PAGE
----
How are you feeling after service?
Are you feeling empowered daily with all the new experiences that deepened you and the wisdom you gleaned as a volunteer? More confident than ever and ready for anything?
Or are you–like I was after Peace Corps—feeling kind of loose-ended, and wondering where that bolder, more confident, capable you from service went?
If so, it’s not just you.
One of the most common things I hear from people I coach is that they’ve just gone through these incredibly powerful volunteer experiences, but somehow feel… less confident afterward.
Shaky with resumes and interviews. Missing the larger social circles they used to have. Or stuck in a job that sounds pretty good on paper but for which they have no passion.
Most heart-breaking, people sometimes feel like they were at their peak during service, and doubt they’ll ever be able to be that person again.
This is a brutal, terrifying thought—especially considering most full-time volunteers finish service in their twenties.
These types of thoughts can make you small and overwhelmed. So I’m encouraging you to think two other things instead:
1. It makes sense that service is a hard act to follow.
Volunteering was a life-changing experience for most people I work with. It was also deeply fulfilling: an 11 on a scale of 1 to 10 is something I hear often.
If this is you, it’s not hard for you to explain why.
Maybe you loved the community you lived with—coming home every night and talking about work and the world. You loved having people you could be vulnerable with, argue with, keep messing up and starting over with. Going deep with.
Maybe, if you were an international volunteer, you felt empowered by living in a new language and radically different culture. You loved the relationships you built across language and cultural barriers, and seeing and experiencing things you never could at home.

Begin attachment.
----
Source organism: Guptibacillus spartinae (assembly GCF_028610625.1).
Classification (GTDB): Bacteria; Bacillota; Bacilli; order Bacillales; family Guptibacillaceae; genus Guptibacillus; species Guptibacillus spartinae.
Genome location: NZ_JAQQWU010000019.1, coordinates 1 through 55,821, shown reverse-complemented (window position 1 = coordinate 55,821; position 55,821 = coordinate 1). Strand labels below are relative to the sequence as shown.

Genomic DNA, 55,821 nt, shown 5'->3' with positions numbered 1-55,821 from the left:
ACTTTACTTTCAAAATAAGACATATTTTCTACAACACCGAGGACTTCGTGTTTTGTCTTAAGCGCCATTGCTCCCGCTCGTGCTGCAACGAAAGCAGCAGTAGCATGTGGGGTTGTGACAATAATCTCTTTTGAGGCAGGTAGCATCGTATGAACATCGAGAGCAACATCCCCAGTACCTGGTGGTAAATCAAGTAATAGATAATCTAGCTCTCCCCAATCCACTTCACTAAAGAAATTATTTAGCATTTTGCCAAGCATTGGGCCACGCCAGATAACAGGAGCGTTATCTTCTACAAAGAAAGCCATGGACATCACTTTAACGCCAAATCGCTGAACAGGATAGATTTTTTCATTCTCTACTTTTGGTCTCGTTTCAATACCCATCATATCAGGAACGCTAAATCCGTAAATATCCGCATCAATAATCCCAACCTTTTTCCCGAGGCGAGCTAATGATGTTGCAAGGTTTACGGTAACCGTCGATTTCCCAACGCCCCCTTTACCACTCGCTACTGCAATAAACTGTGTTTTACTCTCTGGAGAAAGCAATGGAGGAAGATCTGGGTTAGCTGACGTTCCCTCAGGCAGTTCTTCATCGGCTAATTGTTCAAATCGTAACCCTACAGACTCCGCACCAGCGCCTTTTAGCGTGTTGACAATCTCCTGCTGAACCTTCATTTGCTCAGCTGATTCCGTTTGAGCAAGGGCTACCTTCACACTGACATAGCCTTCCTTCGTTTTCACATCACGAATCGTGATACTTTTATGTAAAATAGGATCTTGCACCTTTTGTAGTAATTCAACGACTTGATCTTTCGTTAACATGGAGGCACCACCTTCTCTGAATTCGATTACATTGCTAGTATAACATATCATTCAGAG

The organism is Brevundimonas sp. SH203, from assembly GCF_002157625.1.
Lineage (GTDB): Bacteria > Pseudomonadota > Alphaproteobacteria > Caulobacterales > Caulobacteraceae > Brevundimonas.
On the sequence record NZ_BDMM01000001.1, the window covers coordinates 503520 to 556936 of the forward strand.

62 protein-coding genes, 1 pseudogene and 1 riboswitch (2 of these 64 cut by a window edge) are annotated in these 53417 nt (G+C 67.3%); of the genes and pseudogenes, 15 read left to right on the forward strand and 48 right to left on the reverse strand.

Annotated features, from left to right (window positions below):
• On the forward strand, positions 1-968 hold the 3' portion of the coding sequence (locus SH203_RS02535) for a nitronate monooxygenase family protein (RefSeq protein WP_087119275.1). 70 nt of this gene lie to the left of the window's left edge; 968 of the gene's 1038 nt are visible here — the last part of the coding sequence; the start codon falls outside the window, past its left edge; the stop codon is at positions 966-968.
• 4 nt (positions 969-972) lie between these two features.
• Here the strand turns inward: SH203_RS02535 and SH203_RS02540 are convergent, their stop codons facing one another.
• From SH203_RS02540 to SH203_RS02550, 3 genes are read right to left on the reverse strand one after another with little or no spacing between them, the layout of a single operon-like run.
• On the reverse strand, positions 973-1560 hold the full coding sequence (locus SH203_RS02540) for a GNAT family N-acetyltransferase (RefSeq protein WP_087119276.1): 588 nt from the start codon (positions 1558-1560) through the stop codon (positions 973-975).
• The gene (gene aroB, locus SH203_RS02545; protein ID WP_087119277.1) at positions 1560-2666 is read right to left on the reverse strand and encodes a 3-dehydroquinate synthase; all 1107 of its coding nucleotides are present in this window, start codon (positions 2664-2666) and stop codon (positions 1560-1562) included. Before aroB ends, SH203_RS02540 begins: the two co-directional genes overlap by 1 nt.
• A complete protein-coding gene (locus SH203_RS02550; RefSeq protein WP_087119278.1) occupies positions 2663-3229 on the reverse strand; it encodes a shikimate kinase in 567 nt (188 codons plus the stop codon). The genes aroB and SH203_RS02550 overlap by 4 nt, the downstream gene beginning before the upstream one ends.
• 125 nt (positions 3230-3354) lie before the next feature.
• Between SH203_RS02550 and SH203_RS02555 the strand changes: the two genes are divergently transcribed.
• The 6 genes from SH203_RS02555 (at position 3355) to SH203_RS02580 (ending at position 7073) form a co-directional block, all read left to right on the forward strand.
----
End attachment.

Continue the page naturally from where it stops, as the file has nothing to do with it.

You could probably go on and on.
Add to this the fact that while service inherently presents many challenges (which is of course part of the point, and the reward), most full-time volunteer programs are structured to handle a lot of practical details for us.
Thus, while you didn’t make much money during service, you also were probably provided with some or all of the following: housing, a place to work, a stipend, health insurance, a community, group retreats/in-service trainings, community and/or spirituality nights to process your experiences.
After volunteering, it’s a lot to arrange all these pieces, plus find fulfillment… not to mention money :). To boot, it’s the first time doing this “real world” navigation for most volunteers who served right or soon after college. So a taller order yet.
If you can stop and let in that struggle is completely normal in this transition—that there’s nothing wrong with you—it will release some weight and open up space in you.
And that eventually creates forward movement.
Go ahead: pause, and try it right now.
2. Service didn’t make you who you are. It brought out who you are—and gave you the opportunity to live it.
Imagine a high point during your service.